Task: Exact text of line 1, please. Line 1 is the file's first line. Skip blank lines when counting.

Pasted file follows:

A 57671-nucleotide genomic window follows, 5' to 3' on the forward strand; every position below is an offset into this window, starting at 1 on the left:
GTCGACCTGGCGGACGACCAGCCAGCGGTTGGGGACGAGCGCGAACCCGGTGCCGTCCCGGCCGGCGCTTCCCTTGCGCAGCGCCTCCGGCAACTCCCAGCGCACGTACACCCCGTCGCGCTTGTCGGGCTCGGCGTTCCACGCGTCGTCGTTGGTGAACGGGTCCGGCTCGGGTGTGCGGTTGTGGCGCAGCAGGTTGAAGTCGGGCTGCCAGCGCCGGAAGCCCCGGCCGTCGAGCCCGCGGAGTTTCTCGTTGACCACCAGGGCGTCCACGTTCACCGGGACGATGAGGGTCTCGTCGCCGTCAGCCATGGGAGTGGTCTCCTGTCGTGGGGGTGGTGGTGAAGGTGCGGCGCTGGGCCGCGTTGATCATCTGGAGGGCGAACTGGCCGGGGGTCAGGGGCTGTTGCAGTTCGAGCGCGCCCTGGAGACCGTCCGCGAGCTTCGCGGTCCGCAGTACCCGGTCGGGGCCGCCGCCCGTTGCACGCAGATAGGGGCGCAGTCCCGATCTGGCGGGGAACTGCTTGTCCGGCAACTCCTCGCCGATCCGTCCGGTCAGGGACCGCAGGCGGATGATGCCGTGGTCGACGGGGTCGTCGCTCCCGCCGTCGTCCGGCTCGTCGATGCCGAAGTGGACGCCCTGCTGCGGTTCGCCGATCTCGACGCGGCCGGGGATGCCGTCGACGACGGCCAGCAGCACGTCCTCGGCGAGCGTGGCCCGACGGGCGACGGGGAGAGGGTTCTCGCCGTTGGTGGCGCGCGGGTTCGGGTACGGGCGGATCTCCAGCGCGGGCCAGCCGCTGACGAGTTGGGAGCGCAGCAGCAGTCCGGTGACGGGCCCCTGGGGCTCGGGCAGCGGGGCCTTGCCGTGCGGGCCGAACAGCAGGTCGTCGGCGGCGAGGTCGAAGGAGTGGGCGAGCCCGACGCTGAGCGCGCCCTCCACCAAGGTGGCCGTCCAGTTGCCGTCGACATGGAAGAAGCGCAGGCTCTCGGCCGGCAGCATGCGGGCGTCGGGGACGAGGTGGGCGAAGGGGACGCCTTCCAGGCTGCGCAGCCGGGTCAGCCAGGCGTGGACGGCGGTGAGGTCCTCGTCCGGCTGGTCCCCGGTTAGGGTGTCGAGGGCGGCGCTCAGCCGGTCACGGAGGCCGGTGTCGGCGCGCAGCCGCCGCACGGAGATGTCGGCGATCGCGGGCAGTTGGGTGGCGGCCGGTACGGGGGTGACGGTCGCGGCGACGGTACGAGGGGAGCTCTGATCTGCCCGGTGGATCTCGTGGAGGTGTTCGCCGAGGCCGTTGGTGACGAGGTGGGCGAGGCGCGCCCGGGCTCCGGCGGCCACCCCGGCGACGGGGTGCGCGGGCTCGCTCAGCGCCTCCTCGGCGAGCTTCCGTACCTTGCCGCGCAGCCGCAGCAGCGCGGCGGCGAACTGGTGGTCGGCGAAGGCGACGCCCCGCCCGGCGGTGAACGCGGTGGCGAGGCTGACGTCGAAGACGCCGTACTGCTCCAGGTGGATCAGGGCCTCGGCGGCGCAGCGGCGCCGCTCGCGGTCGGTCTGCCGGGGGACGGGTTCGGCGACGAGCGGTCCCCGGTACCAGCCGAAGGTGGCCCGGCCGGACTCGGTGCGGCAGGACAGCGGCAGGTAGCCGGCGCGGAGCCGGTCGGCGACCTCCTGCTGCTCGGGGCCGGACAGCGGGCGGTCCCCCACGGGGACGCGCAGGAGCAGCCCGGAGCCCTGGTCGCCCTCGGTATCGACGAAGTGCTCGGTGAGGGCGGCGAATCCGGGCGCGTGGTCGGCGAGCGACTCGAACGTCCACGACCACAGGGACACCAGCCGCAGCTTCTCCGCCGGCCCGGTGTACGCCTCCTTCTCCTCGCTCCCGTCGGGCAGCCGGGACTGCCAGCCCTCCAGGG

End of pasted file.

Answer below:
A 57671-nucleotide genomic window follows, 5' to 3' on the forward strand; every position below is an offset into this window, starting at 1 on the left: